In the introduction of the 1916 edition of Pinocchio the Story of a Puppet, Louise R. Bull said that this is "the best puppet-story to be found anywhere." At that, you could almost hear the world respond "Yes!" in agreement.
We can thank Carlo Lorenzini, better known by his pen name "C. Collodi," for giving us a beautiful story about a wooden puppet and his misadventures, as well as his touching relationship with his creator. This mischievous character has become so famous and iconic in contemporary culture that it has spawned new expressions and allusions, such as the Pinocchio or liar paradox.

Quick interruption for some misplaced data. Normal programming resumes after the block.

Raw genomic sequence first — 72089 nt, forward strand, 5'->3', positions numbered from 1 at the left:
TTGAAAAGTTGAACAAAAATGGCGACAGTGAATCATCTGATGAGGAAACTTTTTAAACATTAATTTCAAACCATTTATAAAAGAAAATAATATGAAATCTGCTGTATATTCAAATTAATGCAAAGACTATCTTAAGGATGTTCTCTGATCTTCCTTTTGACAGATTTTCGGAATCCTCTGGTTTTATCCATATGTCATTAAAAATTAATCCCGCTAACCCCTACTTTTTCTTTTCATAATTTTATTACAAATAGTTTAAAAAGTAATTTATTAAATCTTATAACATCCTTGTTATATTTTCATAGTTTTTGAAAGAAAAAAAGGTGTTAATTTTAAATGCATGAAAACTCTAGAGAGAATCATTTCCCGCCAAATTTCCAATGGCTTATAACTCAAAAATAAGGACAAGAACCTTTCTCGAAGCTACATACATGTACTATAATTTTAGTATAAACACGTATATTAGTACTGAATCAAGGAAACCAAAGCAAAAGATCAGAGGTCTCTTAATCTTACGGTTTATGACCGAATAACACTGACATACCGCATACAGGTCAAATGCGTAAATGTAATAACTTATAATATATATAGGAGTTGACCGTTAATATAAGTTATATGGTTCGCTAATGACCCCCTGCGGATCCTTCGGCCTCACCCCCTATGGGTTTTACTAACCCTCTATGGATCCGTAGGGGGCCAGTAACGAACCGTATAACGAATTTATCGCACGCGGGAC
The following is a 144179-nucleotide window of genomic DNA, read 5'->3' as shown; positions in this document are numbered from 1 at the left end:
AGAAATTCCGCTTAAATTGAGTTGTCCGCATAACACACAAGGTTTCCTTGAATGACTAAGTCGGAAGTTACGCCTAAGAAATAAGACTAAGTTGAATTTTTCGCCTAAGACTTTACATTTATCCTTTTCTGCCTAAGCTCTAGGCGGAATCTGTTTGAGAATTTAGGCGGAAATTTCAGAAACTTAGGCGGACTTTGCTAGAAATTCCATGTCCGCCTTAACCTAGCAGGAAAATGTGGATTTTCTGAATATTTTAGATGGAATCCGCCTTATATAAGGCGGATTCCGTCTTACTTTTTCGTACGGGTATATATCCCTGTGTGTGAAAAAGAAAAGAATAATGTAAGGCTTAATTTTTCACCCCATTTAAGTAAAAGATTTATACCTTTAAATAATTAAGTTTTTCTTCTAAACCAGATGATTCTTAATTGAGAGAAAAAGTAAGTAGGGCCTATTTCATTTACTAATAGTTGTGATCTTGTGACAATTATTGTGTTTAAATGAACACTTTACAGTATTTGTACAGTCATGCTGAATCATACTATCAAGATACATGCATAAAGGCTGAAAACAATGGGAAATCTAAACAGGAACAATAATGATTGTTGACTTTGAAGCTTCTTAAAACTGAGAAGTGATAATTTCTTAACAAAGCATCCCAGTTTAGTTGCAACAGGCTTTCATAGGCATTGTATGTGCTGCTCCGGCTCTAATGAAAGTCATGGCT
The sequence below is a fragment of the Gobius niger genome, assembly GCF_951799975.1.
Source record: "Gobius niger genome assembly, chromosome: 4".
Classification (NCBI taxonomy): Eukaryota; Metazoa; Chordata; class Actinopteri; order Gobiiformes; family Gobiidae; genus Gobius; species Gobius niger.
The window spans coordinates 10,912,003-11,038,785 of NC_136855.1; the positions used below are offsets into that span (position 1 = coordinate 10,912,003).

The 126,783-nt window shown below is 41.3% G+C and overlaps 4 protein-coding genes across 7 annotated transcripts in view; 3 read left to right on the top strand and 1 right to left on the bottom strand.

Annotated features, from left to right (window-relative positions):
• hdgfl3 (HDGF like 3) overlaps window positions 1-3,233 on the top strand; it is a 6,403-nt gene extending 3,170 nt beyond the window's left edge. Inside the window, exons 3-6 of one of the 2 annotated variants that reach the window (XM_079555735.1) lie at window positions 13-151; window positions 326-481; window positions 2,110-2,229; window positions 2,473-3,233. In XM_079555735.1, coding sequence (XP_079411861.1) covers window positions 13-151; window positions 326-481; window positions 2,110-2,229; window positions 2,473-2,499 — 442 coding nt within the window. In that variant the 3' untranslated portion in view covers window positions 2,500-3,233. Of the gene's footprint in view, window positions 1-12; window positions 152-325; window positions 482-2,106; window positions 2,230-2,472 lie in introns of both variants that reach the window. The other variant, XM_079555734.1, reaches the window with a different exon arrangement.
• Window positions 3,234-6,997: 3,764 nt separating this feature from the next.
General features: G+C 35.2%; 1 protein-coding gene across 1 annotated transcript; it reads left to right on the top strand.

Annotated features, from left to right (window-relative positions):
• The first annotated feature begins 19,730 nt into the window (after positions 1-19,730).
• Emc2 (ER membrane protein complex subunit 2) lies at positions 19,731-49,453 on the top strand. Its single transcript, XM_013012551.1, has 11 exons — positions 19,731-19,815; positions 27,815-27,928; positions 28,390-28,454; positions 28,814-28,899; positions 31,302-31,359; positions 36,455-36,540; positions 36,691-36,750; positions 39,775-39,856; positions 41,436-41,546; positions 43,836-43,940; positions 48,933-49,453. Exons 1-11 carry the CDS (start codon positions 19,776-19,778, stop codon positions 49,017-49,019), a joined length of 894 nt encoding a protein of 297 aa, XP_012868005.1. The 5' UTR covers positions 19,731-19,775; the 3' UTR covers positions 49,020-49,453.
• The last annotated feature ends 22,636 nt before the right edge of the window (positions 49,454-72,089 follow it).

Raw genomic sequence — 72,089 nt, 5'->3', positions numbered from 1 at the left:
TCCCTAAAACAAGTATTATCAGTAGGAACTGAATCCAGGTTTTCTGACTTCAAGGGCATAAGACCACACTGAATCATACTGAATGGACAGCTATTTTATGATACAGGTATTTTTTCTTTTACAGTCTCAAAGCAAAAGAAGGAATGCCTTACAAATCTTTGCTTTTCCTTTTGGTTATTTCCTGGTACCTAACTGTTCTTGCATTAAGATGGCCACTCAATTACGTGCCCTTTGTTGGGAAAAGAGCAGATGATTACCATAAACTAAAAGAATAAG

With the popularity of this book, it does not need much introduction although the well-known Walt Disney version is not faithful to the original. This edition was one of the early publications that featured images in more than 2 or 3 colors, but unfortunately they have not survived the years and reproduction process very well. They are still presented alongside the text in black and white, however.
Pinocchio the Story of a Puppet is one literary work that is worth re-reading and remains relevant today, despite the fact that it was first published in 1883. It is written in a style that combines fairy tale, folksy appeal, and street theater, infusing a surreal and powerful quality to the story – one that many can empathize with.